HL Deb 12 November 1992 vol 540 cc326-8

3.34 p.m.

Lord Rea asked Her Majesty's Government:

On the first anniversary of the Santa Cruz cemetery massacre in Dili, East Timor, whether they have made representations to the Indonesian Government about continuing human rights abuses in East Timor and Aceh, Sumatra; and if so, what form the representations have taken.

The Minister of State, Foreign and Commonwealth Office (Baroness Chalker of Wallasey)

No, my Lords. the Indonesian Government are fully aware of our concerns about human rights. These concerns were most recently expressed to Foreign Minister Alatas during the visits of my right honourable friend the Foreign Secretary to Manila and of my right honourable friend the Minister of State to Jakarta last month.

Lord Rea

My Lords, I thank the noble Baroness for that Answer, but I must admit it was a little disappointing. Is she not aware of the reports from Amnesty International and Tapol, the Indonesian opposition group, that there are widespread deten-tions without trial in East Timor and disappearances and extra-judicial killings in Aceh? In view of that is it right that we should continue to sell weapons—as far as I am aware that is done openly in this case—to Indonesia, when the only enemy of the military government in Indonesia is their own people?

Baroness Chalker of Wallasey

My Lords, we are aware indeed of reports that Indonesians continue to detain Acehnese without trial. However, it is difficult to substantiate the reports of ill-treatment, let alone of condemning people to death, as the noble Lord indicated. The International Committee of the Red Cross has been able to visit Aceh. I gather the committee intends to continue doing so. We have made representations to the Indonesians on human rights related not only to Aceh but to the whole of Indonesia. We believe that that must continue to be done. However, as regards the other question of the noble Lord, the problem that exists in Aceh and the problems generally that exist with regard to human rights in Indonesia are not in any way related to Indonesia's determination to buy arms—not neces-sarily from this country—in order to have its own defence force.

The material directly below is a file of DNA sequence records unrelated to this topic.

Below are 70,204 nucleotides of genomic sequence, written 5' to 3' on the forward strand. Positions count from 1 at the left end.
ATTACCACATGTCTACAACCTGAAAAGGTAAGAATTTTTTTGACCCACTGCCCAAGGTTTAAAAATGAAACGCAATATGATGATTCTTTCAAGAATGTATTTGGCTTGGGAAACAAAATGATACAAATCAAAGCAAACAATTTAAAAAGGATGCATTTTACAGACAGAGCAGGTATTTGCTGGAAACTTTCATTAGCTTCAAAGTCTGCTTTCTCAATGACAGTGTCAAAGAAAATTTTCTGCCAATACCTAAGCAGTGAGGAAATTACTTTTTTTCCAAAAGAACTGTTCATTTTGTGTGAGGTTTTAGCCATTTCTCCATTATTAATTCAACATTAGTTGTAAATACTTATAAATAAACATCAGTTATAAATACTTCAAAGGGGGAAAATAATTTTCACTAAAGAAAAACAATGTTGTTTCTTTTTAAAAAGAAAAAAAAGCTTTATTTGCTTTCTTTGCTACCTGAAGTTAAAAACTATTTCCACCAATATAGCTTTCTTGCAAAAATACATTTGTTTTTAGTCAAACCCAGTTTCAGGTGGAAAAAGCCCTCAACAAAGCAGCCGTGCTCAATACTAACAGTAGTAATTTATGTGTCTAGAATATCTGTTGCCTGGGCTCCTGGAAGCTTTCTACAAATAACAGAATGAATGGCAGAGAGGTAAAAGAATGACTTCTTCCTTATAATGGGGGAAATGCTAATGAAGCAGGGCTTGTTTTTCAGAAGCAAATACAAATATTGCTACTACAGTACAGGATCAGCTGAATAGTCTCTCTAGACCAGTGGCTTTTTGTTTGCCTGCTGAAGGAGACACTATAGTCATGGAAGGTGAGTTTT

The Earl of Onslow

My Lords, remembering what my noble friend Lady Chalker said last night on the subject of aid and the fact that it was to be linked to human rights performance, and given the fact that Indonesia receives in excess of £10 million a year from our own aid budget, will my noble friend withdraw that aid as the Indonesians are renowned for not having great respect for human rights?

Baroness Chalker of Wallasey

My Lords, we have considered this matter carefully. Indonesia is a developing country with a well-deserved reputation for good economic management and for making effective use of aid. If I thought that cutting aid would improve the human rights situation in Indonesia I would take that step. However, it is far more likely that cutting aid to Indonesia would harm the very island communities that it is intended to help. Many of our Community partners, as well as other aid donors, share that view. We have to continue to persuade the Indonesian government to improve their record on human rights, but I do not believe that that would be achieved by cutting off necessary aid.

The Earl of Selkirk

My Lords, is it not the case that the Indonesians are extremely sensitive about this matter? Would it not be practical to persuade them, as a mark of regret for the events that have occurred, to place a memorial to show that they regret those events?

Baroness Chalker of Wallasey

My Lords, we certainly know that they very much regret the incident. The incident in Dili occurred 12 months ago today. I cannot say whether the Indonesians will erect a memorial to those who died in that incident. However, I would say to my noble friend that the Indonesian response was unprecedented. The con-cerns which we share with other donors are put to the Indonesians on a regular basis and we are seeking to improve the situation and prevent anything even minutely like the terrible incident of last year from ever happening again.